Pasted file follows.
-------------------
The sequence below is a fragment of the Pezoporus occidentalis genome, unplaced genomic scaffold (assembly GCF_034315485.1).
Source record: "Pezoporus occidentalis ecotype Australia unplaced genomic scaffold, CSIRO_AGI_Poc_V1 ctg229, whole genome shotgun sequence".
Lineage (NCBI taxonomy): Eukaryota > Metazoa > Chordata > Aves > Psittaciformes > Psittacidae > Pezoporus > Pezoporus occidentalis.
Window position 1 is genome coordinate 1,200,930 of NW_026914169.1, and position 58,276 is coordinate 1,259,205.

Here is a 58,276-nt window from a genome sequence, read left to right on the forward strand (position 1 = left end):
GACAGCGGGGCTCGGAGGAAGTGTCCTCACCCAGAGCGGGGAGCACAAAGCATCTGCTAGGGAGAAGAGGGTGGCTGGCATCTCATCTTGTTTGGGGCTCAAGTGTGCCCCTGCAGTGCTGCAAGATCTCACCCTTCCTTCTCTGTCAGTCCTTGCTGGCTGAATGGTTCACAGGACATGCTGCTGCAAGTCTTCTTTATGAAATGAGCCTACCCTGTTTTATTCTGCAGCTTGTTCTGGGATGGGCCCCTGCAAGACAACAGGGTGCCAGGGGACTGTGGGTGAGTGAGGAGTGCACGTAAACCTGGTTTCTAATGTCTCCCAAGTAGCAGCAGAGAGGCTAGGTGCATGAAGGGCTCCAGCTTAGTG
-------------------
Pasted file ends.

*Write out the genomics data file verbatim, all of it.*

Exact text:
The sequence below is a fragment of the Pezoporus occidentalis genome, unplaced genomic scaffold (assembly GCF_034315485.1).
Source record: "Pezoporus occidentalis ecotype Australia unplaced genomic scaffold, CSIRO_AGI_Poc_V1 ctg229, whole genome shotgun sequence".
Lineage (NCBI taxonomy): Eukaryota > Metazoa > Chordata > Aves > Psittaciformes > Psittacidae > Pezoporus > Pezoporus occidentalis.
Window position 1 is genome coordinate 1,200,930 of NW_026914169.1, and position 58,276 is coordinate 1,259,205.

Here is a 58,276-nt window from a genome sequence, read left to right on the forward strand (position 1 = left end):
GACAGCGGGGCTCGGAGGAAGTGTCCTCACCCAGAGCGGGGAGCACAAAGCATCTGCTAGGGAGAAGAGGGTGGCTGGCATCTCATCTTGTTTGGGGCTCAAGTGTGCCCCTGCAGTGCTGCAAGATCTCACCCTTCCTTCTCTGTCAGTCCTTGCTGGCTGAATGGTTCACAGGACATGCTGCTGCAAGTCTTCTTTATGAAATGAGCCTACCCTGTTTTATTCTGCAGCTTGTTCTGGGATGGGCCCCTGCAAGACAACAGGGTGCCAGGGGACTGTGGGTGAGTGAGGAGTGCACGTAAACCTGGTTTCTAATGTCTCCCAAGTAGCAGCAGAGAGGCTAGGTGCATGAAGGGCTCCAGCTTAGTG